Proud Puppets and Whizzing Wizards


Politics, propaganda, “post-modernism” and amid it all, the search for truth – a look at the trials and triumphs of modern Burmese poetry

Someone has said socialism is the scourge of Burma's literary talent. Knowing as he did how obsessed the intelligentsia was with things socialist, the politician Ne Win launched his Burmese Way to Socialism, and won over quite a drove of so-called left- wing politicians and left-leaning writers, although he himself had not an iota of serious thoughts – socialist, populist or otherwise.

Fed up with the clichés and hackneyed phrases of Socialist Realism, a search for new poetry began in earnest in the late 1960s. The veteran poet of Khitsam fame, Min Thuwun, ran a weekly poetry workshop at his home in the university campus. Mya Zin, a translator who usually renders Burmese poetry into English, and Maung Maung Nyunt a.k.a. Nyunt Kyu, a poet and a language scholar, wrote articles on modern poetry. I myself published an anthology of translated verse (English, European, and American, Romantic as well as modernist) – the first of its kind in the country. One anthology followed another. A great hullabaloo ensued – those who opposed anything modern and were self-appointed custodians of old values railing against those who advocated modernity. Against such odds, modern Burmese poetry embarked on a new course.

Maung Chaw Nwė and Zaw Pyinmana, both now dead, were traditional poets who came to embrace modernism in their later years. Khin Aung Aye began as a modernist poet as did most of the younger poets writing today. Maung Chaw Nwė has published several collected poems, Zaw Pyinmana has one, while Khin Aung Aye has yet to compile one.

To get a better panoramic view of Burmese poetry today, one will also have to read more of Zawgyi, Min Thuwun, both hailing from Khitsam days and both now dead, Dagon Taya, the late Tin Moe, Maung Swam Yiy and Aung Wei, who are now expatriate poets, Aung Cheimt, Thukhamein Hlaing, Aung Baq Nyo, Maung Shin Saw, Maung Aung Pwint and several others.

Someone has said socialism is the scourge of Burma's literary talent.

Zawgyi left two volumes of collected poems and was the first to use allegory in his poetry. In 1984, in the height of Burmese Way to Socialism, he wrote Widhura's Dukkha (Widura's Suffering). Depicting the sufferings of Widhura, a hero in the Buddhist Jataka stories who was maltreated because his tormentor misread his instructions, the poem in fact tells the sad story of the Burmese under the iron heels of Ne Win and his cadres who, loud-mouthed as they were with socialist slogans, knew nothing about or cared about socialist tenets. It immediately became highly popular.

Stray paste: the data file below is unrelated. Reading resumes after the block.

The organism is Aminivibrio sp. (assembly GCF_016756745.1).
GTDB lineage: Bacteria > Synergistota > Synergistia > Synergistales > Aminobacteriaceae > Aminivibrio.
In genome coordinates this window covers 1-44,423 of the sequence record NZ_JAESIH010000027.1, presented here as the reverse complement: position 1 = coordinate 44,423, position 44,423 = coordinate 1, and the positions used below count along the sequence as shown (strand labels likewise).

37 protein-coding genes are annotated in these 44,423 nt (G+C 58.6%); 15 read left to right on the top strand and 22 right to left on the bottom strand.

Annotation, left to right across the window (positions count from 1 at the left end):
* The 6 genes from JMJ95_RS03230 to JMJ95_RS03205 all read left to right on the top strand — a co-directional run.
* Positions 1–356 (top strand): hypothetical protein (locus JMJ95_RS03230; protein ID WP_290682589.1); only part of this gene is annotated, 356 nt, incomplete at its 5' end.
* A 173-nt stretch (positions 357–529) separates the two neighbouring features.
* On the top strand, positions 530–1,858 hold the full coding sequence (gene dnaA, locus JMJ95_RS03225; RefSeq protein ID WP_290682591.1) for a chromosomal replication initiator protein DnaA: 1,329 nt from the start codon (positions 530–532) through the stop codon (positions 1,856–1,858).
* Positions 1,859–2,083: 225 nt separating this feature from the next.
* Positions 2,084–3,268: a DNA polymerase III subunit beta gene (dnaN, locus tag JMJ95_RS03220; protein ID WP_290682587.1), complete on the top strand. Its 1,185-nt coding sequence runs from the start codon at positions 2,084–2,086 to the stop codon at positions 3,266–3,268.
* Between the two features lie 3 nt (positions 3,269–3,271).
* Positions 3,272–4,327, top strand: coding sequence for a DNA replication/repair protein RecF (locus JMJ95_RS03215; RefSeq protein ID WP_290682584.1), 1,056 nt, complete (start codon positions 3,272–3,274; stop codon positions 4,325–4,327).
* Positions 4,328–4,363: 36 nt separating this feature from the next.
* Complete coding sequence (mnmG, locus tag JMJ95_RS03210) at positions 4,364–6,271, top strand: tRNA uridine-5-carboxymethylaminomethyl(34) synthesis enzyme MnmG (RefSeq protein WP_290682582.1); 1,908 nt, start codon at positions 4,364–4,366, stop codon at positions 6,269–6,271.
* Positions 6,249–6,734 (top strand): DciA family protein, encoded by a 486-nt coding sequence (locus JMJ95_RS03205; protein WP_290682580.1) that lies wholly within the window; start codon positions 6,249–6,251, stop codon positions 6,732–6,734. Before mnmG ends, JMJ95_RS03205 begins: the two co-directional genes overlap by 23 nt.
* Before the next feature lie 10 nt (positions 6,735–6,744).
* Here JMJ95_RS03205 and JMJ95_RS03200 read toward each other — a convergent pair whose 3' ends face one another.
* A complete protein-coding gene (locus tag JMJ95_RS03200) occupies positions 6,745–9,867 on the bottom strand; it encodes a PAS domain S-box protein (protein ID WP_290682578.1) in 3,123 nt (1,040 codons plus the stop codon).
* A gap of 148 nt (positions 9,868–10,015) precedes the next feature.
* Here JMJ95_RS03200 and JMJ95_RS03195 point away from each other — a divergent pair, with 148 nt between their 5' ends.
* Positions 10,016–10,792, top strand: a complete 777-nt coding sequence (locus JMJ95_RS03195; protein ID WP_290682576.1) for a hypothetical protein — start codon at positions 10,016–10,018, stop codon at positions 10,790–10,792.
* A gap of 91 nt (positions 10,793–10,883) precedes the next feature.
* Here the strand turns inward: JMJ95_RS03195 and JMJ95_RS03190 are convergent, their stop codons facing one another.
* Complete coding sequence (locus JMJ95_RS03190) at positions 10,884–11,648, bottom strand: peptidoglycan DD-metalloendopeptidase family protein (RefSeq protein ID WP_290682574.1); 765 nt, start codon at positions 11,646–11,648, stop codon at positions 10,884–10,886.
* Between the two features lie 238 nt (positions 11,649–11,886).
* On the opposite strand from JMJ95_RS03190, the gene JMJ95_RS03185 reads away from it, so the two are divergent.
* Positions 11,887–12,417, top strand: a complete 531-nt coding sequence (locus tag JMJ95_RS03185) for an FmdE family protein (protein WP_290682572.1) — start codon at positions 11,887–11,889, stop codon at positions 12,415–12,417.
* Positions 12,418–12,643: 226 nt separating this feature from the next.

Another short poem he wrote at the time was very popular too:


Zawgyi and Invisibility

On the marionette stage

a zawgyi with a wand

how he leaps and soars

watching his antics

I despair


Super art invisibility

the power to make your body disappear

I dread invisibility

I fear you will next have your mind disappear

translation Maung Tha Noe



Zawgyi, from which the poet takes his pen name, is a puppet, a representation of an accomplished alchemist-magician, a wizard who can fly through the air and make himself invisible. The belief comes from vidyadhar of the Indian epic Mahabharata.

There is no mistaking who the proud puppet in the poem stands for.


This article is part of a longer essay, Modern Burmese Poetry, published in MoeMaKa in October 2008.


Maung Tha Noe is a student of linguistics and poetry, educated in Mandalay University and Rangoon University. He has published two books on language – Burmese Spoken and Written (1972) and Myanma, Language and Literature (2001). He also translates books and poems from English to Burmese, and vice versa.

MoeMaKa is a website of Burmese news.


Images from / and